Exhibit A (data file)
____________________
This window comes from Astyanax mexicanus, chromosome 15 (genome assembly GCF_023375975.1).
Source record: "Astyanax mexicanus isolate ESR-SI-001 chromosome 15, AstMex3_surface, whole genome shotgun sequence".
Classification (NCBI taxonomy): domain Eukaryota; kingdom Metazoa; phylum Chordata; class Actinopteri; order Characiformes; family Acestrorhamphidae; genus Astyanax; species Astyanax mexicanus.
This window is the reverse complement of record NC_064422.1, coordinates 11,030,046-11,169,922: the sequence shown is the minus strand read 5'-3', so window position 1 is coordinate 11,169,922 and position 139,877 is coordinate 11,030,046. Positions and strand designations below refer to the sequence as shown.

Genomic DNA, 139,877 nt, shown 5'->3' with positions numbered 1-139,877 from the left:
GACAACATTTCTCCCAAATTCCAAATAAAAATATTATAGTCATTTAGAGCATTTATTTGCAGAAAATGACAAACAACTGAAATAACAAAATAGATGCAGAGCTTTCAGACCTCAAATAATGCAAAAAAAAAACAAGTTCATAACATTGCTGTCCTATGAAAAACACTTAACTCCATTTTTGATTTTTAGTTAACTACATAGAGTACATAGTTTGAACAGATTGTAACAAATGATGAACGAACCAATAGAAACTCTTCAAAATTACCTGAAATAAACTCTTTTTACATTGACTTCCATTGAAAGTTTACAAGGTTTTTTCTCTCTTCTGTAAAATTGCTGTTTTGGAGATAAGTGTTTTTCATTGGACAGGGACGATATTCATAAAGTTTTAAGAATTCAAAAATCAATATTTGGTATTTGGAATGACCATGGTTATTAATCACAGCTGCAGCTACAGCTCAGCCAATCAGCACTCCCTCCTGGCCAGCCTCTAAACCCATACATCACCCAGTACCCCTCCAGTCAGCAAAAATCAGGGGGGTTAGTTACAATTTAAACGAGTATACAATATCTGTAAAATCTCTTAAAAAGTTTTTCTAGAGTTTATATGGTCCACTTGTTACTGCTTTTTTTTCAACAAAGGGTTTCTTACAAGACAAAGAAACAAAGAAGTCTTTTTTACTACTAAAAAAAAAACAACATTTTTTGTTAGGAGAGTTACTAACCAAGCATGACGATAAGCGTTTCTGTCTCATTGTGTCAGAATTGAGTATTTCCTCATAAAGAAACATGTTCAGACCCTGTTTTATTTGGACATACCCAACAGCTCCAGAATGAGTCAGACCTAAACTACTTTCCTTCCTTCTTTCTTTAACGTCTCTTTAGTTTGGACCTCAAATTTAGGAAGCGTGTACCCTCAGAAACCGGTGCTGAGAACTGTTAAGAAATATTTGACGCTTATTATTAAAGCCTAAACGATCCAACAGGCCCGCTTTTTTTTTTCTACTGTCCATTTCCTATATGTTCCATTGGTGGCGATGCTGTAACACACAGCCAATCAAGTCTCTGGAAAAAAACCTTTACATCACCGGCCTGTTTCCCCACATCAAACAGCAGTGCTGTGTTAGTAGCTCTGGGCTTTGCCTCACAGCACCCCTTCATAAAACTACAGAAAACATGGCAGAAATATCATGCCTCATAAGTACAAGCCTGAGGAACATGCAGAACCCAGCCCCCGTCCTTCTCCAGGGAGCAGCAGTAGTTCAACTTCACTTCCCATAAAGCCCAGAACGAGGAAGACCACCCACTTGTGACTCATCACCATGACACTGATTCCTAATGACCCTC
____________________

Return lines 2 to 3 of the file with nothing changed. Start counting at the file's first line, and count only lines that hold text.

Source record: "Astyanax mexicanus isolate ESR-SI-001 chromosome 15, AstMex3_surface, whole genome shotgun sequence".
Classification (NCBI taxonomy): domain Eukaryota; kingdom Metazoa; phylum Chordata; class Actinopteri; order Characiformes; family Acestrorhamphidae; genus Astyanax; species Astyanax mexicanus.